The Utah legislature recently passed the Internet Employment Privacy Act (“IEPA”) that prohibits employers from asking employees or applicants for employment to turn over their passwords or usernames for their personal social-media accounts. It is expected to become law in the coming days. Utah will join at least six other states (including California, Delaware, Illinois, Maryland, Michigan, and New Jersey) that enacted similar legislation in 2012. It is expected that other states will also enact such legislation before the year is over. Employers with operations in Utah need to analyze current policies, practices and procedures to comply with the new legislation.
In recent years, employers are increasingly using the internet to find out what they can about job applicants. An article last year in Forbes Magazine noted that “[i]n their efforts to vet applicants, some companies and government agencies are going beyond merely glancing at a person’s social networking profiles and instead asking to log in as the user to have a look around.”1 States like Utah are responding to this practice in an effort to protect employee privacy.
The IEPA makes it unlawful in Utah for an employer to ask an employee or an applicant for employment to disclose his or her username or password for a personal internet account, such as a social-media site like Facebook. The new law also prohibits employers from taking adverse employment actions against an employee or applicant for failure to disclose such information. The Act provides for a private right of action against the employer, limited to a maximum of $500.00 per violation.
The new law is not all bad news for employers. The IEPA affirmatively permits an employer to require employees to disclose usernames and passwords in some limited circumstances where they pertain to an electronic communication device that was supplied by or paid for by the employer, or as to an account or service that was provided by the employer and used for the employer’s business purposes. Employers are also permitted to discipline or discharge employees for transferring the employer’s proprietary or confidential information or financial data through an employee’s social-media account. Employers may also restrict or prohibit employees from accessing certain websites while using an electronic communication device supplied by or paid for by the employer or while on an employer’s network. Consistent with the policies of many employers, the IEPA expressly permits employers to monitor, review, access or block electronic data stored on company servers, networks or devices in circumstances where employees have no reasonable expectation of privacy.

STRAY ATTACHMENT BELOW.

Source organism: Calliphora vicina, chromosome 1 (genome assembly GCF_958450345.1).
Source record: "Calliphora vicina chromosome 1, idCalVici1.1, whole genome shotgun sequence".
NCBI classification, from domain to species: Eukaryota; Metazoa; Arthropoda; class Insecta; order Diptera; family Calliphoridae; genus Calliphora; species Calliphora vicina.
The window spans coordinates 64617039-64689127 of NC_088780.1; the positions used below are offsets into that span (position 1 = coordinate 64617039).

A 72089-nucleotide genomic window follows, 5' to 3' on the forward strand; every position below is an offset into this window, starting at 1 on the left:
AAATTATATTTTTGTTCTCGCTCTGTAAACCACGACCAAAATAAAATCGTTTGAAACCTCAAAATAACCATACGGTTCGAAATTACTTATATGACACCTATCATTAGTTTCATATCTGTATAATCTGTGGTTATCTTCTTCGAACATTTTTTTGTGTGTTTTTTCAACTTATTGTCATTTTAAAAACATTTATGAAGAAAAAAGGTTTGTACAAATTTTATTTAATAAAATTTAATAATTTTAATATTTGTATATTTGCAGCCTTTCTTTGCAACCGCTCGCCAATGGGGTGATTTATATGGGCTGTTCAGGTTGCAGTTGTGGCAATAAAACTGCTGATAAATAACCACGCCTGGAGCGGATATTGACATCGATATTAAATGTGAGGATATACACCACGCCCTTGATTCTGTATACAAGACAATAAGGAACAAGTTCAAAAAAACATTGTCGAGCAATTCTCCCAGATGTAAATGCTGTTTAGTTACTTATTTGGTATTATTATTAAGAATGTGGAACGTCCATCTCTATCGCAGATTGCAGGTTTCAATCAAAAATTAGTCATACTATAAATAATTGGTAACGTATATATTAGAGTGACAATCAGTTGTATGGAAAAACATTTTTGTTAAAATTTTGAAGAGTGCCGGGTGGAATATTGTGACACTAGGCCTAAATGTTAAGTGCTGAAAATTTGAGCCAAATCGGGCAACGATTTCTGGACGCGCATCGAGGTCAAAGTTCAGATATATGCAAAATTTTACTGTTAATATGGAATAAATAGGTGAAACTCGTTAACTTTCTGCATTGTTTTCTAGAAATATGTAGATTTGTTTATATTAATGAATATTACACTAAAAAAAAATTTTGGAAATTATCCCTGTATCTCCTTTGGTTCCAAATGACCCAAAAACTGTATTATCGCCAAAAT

The IEPA also allows employers to ask for username and password information when the employer has reason to believe that its proprietary, confidential or financial information has been improperly disclosed by an employee, or that an employee’s personal internet activity raises concerns about compliance with applicable laws, regulatory requirements or prohibitions against work-related employee misconduct. Employers are also not prohibited from complying with their duty to screen employees and applicants before hiring them, or otherwise complying with applicable law.
For employers who have not reviewed their social-media policies recently, this would also be a good time to consider recent decisions by the National Labor Relations Board that seek to prevent employers from “chilling” employee rights to engage in concerted activities by prohibiting employees or disciplining employees for discussing their employment through social media. For example, employers should beware of disciplining employees for online discussions about their salaries, safety issues, vacations and other policies, or even about how a supervisor is treating them. Employers are still permitted to prohibit dishonesty, defamation, threats of violence, obscenity, and unauthorized disclosure of propriety, confidential and trade secret information.
Laws and regulations relating to social media are cutting edge and in a state of change. Utah employers should regularly review their policies, practices and procedures to ensure compliance.